In the summer before 1992’s presidential election, the toy company Mattel, which had given Barbie a series of historically masculine professions — astronaut in 1965, surgeon in 1973 — decided to award its famous doll a new role: presidential candidate. Candidate Barbie wore a ball gown. The dress had a silver bustier and a star-spangled skirt, and its wearer’s platinum-blond hair fell in waves to her waist. It was an outfit entirely inappropriate for the campaign trail, but then again, it was Barbie.
That, incidentally, was in the middle of the “Year of the Woman,” in which an unprecedented five women were elected to the U.S. Senate. The country was trying to figure out what the first female American president should look like and symbolize. It still is. We still are.
We still are, even as we’ve gotten closer than ever before to that milestone, even as a woman is about to be nominated by a major political party for the first time and the cautious, heartful hope felt by some people is balanced by the outright hatred of others.
When I posed the question, school-assignment-like (What would it mean to you to have a female president?) to a thousand-odd friends on Facebook, the responses came back perfunctorily and practiced, as if never-ending election coverage had taught everyone how to talk in sound bites: the momentousness, the symbolism, the importance of not voting for any candidate, male or female, because of gender. Repeatedly, people said they’d like to elect the first female president if for no other reason than they were tired of endlessly talking about what it would mean. We’re over it, they said. Even before the moment has happened, we’re over it.
But are we?
Think of the Night of Terror in 1917, in which 33 women protesting outside the White House were arrested and beaten, dragged to jail and kept there for the crime of thinking that women should have the right to vote. One of them, after watching her cellmate’s head bashed against a metal bedframe, had a heart attack. Or think of Jeannette Rankin, the first female member of Congress, elected in 1916, when American women in many states couldn’t have cast a ballot for her. Or of Abigail Adams, in 1776, urging her husband to “remember the ladies,” aware with each quill stroke that a woman’s only hope at the time was the compassion of a man.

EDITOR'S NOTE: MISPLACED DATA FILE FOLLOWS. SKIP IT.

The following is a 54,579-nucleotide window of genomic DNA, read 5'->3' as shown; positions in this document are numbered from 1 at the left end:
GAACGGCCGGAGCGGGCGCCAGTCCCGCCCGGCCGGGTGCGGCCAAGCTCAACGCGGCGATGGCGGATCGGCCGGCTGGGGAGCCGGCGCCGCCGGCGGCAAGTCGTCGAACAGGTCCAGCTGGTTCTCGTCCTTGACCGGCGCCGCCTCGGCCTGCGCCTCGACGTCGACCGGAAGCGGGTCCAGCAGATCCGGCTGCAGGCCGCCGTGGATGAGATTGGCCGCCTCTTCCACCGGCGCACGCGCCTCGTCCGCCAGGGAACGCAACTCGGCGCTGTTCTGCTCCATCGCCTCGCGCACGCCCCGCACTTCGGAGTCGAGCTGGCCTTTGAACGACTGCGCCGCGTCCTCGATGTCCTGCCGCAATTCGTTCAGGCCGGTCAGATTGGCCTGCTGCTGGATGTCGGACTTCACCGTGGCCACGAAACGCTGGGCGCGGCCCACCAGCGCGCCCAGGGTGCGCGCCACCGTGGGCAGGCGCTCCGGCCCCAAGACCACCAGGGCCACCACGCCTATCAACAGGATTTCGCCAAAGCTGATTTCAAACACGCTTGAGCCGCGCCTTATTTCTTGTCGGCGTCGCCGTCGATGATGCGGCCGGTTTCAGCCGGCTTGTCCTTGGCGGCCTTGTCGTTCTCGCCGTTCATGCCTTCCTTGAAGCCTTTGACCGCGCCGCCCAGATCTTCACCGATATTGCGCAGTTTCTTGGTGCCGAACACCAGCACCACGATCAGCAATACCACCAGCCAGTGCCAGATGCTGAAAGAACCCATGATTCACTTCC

“I remember, in third or fourth grade, Michael Dukakis and George [H.W.] Bush were running, and my class had a mock election,” says Dana Brown, the executive director of Pennsylvania’s Center for Women and Politics at Chatham University. “And it became really crystallized. The boys were the ones who wanted to participate. I was the only girl who decided I wanted to be president. It was me versus a kid named Mike.” (Mike won).
That’s one moment from Brown’s life. Here’s another, 30 years later:
“My 8-year-old niece recently asked my sister-in-law whether girls can be presidents,” Brown says. The mother said they could, of course, and then wondered aloud why her daughter was asking. The girl pointed to the pictures on the back of her history textbook; she’d noticed that all the presidents marching across the jacket were boys.
When people talk about gender equality in politics, they often point to this idea: It’s not the first female president who matters, but all the ones who come after her. Generations of girls need to see by example that women can be presidents so that they can aspire to be presidents themselves. A man, a white man at least, might not understand what it is to enter a room and feel his eyes scramble for purchase until they land on another person who looks like him. But all women know this feeling, the comfort of another treble voice, the possibility of a similar perspective, the prospect of a borrowed tampon. It matters if the room is the Oval Office.
For decades, women have been trying to get into this room: Shirley Chisholm, Geraldine Ferraro, Sarah Palin, Carly Fiorina. With each opportunity, the stakes are a little higher. If the first female president had been elected in 1796, on the heels of George Washington, she could have been just another candidate, with a bad temper or a wandering eye or whatever human frailty we’ve grown to accept in the leaders of the Free World.